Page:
However, in Hall v. United States, the Supreme Court ruled that despite Congress's express goal of helping family farmers, the language inserted into the Bankruptcy Code in 2005 conflicted with the Tax Code. The Hall case was one of statutory interpretation. There is no question what Congress was trying to do; rather, did Congress use the correct language? My goal, along with others at the time, was to relieve family farmers from having their reorganization plans fail because of huge tax liabilities to the federal government. Justice Breyer noted this in the dissent: ``Congress was concerned about the effect on the farmer of collecting capital gains tax debts that arose during (and were connected with) the Chapter 12 proceedings themselves....... The majority does not deny the importance of Congress' objective. Rather, it feels compelled to hold that Congress put the Amendment in the wrong place.'' Hall v. United States, 132 S.Ct. 1882, 1897, 2012, Breyer, J., dissenting, internal citations and quotations omitted.

As a result of the Hall case, family farmers facing bankruptcy now find themselves caught in an unfortunate situation. The rules have changed and must be corrected in order to provide certainty and clarity in the law. The Family Farmer Bankruptcy Tax Clarification Act of 2012 will provide the clarity needed to help family farmers reorganize in bankruptcy.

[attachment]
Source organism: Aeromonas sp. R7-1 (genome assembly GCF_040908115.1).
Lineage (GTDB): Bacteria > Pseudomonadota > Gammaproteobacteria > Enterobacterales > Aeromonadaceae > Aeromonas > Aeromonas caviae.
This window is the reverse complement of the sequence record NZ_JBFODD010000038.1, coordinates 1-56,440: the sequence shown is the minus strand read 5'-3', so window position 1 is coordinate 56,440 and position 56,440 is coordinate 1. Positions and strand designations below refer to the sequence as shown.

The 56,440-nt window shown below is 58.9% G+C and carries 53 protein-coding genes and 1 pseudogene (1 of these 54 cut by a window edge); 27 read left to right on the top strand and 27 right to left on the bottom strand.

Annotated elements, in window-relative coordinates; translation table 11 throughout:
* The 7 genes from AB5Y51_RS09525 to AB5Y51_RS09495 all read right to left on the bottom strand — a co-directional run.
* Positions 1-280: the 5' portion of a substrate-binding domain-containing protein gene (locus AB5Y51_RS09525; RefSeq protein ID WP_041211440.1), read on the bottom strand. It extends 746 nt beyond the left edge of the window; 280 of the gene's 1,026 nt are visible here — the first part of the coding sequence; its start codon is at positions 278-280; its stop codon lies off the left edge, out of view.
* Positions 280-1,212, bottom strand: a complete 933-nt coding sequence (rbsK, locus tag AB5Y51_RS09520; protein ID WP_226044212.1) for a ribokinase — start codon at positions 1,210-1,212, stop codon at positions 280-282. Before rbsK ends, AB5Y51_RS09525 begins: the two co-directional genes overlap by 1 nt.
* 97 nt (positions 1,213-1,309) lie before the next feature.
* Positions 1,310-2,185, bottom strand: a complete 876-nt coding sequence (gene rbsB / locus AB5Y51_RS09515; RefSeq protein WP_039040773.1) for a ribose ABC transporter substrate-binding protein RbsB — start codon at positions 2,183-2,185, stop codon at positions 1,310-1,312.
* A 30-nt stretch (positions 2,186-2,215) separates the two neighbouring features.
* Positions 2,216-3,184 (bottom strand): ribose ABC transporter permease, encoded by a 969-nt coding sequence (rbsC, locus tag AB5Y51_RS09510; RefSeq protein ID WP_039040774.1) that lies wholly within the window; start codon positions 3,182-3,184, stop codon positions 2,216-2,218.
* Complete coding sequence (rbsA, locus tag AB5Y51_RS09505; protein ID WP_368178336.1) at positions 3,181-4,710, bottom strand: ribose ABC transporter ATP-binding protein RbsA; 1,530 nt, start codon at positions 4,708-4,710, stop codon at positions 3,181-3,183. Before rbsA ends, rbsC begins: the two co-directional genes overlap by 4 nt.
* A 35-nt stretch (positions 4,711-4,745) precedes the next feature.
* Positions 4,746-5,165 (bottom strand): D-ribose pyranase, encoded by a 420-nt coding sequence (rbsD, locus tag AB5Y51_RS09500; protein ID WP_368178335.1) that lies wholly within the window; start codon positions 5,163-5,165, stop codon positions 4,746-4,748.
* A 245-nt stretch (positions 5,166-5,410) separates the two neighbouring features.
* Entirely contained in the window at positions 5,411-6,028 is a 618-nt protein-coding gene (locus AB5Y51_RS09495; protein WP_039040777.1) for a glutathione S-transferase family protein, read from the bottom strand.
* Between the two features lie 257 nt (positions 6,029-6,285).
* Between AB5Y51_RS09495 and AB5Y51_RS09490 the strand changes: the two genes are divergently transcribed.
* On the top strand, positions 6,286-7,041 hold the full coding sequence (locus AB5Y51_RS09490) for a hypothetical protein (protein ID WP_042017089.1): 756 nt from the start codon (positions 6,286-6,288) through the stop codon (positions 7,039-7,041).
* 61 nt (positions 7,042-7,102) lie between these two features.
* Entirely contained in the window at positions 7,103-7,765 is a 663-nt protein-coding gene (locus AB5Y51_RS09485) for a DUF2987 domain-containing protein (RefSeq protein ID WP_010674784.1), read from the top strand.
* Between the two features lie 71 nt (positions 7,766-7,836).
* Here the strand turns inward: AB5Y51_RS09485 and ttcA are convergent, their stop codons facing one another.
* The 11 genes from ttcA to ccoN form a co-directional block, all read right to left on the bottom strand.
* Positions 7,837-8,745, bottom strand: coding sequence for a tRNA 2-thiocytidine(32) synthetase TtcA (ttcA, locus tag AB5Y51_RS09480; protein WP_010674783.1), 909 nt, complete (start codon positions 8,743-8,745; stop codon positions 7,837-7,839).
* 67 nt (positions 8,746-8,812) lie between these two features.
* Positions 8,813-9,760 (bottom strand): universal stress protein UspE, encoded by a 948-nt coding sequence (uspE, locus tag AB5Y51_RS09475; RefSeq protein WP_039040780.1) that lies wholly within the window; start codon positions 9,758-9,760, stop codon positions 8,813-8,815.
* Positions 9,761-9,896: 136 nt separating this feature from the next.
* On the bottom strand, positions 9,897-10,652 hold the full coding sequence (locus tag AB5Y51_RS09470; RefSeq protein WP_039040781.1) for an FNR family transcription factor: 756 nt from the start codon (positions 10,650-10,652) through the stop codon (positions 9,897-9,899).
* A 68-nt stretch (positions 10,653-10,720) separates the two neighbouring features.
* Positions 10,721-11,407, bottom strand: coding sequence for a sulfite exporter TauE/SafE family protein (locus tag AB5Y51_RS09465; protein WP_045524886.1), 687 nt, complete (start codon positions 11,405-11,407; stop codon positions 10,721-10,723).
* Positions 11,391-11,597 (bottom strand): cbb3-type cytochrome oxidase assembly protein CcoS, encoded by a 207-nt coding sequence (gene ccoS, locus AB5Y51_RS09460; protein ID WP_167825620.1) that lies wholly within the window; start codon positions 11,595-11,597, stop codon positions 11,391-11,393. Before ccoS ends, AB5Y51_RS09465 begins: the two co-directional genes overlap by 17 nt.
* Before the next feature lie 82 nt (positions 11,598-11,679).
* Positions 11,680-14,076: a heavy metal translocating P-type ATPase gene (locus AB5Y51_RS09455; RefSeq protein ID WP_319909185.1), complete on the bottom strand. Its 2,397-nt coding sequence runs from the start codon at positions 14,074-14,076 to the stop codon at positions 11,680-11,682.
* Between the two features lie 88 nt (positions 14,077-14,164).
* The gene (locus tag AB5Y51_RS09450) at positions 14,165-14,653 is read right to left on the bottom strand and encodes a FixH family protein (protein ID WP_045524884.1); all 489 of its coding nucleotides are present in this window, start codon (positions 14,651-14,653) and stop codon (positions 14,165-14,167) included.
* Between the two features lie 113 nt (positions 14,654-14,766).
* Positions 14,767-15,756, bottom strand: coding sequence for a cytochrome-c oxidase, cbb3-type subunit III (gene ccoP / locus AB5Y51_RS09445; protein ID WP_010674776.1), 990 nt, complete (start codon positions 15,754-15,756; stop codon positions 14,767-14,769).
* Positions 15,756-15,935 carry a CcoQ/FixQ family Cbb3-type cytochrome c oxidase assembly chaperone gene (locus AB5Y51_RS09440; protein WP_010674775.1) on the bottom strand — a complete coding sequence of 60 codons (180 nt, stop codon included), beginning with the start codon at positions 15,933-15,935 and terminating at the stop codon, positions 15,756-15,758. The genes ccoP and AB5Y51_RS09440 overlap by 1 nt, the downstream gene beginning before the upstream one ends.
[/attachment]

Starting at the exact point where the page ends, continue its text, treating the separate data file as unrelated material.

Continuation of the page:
This bill strikes the current language in the Bankruptcy Code, which the Supreme Court said does not work, 11 U.S.C. §1222(a)(2)(A) and inserts a new 11 U.S.C. §1222(a)(5). The new provision transforms all government claims arising as a result of the sale or transfer of post-petition farm assets into unsecured, non-priority claims, notwithstanding any language in the Internal Revenue Code to the contrary. The bill also provides new sections for treatment of these claims during the bankruptcy process. The bill recognizes that some asset sales may occur post-confirmation. As a result, we also provide a mechanism for plan modification as a result of these sales, if used for the specified purpose of reorganization, to assist in reorganization. Finally, we make a technical change to 11 U.S.C. §1228(a), which practitioners and commentators have long argued is needed. This technical change is within the limited scope of this clarification bill, as it provides greater certainty and clarity that has troubled courts and practitioners alike.

I recognize the end of this session of Congress is near and the time to do something is short. However, we have been fine tuning this legislation to ensure it properly corrects the Hall case. We will seek to do what we can during the remaining Congressional calendar to fix the problem this year. Should we run out of time, then we will maintain our focus on this problem into the next year. The Family Farmer Bankruptcy Tax Clarification Act of 2012 ensures that what Congress sought to do in 2005 actually occurs. In the wake of the Hall decision, clarification is needed to help ensure family farmers facing bankruptcy will have a chance to reorganize successfully.

Mr. President, I ask unanimous consent that the text of the bill be printed in the RECORD.

There being no objection, the text of the bill was ordered to be printed in the RECORD,